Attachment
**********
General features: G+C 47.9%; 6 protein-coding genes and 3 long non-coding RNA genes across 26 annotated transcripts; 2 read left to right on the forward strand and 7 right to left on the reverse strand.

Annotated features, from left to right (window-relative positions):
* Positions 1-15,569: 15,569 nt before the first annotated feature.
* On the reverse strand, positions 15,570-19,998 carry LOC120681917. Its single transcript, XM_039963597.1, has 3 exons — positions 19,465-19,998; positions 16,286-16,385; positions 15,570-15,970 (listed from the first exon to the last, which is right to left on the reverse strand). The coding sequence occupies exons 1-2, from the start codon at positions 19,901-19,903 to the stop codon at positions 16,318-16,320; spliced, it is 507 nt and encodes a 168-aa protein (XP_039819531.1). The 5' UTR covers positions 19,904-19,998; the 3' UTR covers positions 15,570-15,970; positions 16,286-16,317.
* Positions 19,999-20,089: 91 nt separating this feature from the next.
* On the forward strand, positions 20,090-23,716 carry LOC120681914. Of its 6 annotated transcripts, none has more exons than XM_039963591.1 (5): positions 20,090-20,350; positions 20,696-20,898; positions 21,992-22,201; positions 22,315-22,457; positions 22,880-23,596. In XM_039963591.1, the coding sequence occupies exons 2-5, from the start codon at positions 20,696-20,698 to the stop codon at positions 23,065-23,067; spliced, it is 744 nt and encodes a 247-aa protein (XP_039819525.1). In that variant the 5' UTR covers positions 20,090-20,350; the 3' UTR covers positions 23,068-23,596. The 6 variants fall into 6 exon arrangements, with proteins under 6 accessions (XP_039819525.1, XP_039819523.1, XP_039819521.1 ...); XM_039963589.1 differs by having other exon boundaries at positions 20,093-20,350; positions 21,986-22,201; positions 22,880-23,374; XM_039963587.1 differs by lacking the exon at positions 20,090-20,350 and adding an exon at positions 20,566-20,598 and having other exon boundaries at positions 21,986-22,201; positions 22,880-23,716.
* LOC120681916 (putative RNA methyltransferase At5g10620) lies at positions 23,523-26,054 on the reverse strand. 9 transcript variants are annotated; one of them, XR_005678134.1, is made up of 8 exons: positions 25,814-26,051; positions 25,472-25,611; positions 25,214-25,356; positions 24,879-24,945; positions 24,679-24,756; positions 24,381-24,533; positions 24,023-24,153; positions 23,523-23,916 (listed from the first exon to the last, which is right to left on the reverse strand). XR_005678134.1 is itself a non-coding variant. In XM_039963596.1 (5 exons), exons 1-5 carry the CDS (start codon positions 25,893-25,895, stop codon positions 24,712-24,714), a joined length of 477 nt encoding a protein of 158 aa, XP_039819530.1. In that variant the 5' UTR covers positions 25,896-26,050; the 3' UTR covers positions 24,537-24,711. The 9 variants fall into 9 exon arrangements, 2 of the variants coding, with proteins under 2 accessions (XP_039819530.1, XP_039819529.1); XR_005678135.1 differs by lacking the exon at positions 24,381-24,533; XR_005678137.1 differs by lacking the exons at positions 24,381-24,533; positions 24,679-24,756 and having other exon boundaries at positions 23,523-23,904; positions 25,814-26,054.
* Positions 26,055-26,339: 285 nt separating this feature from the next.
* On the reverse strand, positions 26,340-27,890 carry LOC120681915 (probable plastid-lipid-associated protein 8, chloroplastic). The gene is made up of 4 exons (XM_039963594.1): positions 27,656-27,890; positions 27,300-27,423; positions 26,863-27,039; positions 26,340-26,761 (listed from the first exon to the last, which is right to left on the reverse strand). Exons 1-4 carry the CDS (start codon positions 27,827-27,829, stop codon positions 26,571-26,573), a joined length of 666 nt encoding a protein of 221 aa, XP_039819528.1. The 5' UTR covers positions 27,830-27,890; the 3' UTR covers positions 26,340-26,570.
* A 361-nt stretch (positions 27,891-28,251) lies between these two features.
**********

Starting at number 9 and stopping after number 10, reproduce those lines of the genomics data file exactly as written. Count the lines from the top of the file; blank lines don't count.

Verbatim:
* On the reverse strand, positions 26,340-27,890 carry LOC120681915 (probable plastid-lipid-associated protein 8, chloroplastic). The gene is made up of 4 exons (XM_039963594.1): positions 27,656-27,890; positions 27,300-27,423; positions 26,863-27,039; positions 26,340-26,761 (listed from the first exon to the last, which is right to left on the reverse strand). Exons 1-4 carry the CDS (start codon positions 27,827-27,829, stop codon positions 26,571-26,573), a joined length of 666 nt encoding a protein of 221 aa, XP_039819528.1. The 5' UTR covers positions 27,830-27,890; the 3' UTR covers positions 26,340-26,570.
* A 361-nt stretch (positions 27,891-28,251) lies between these two features.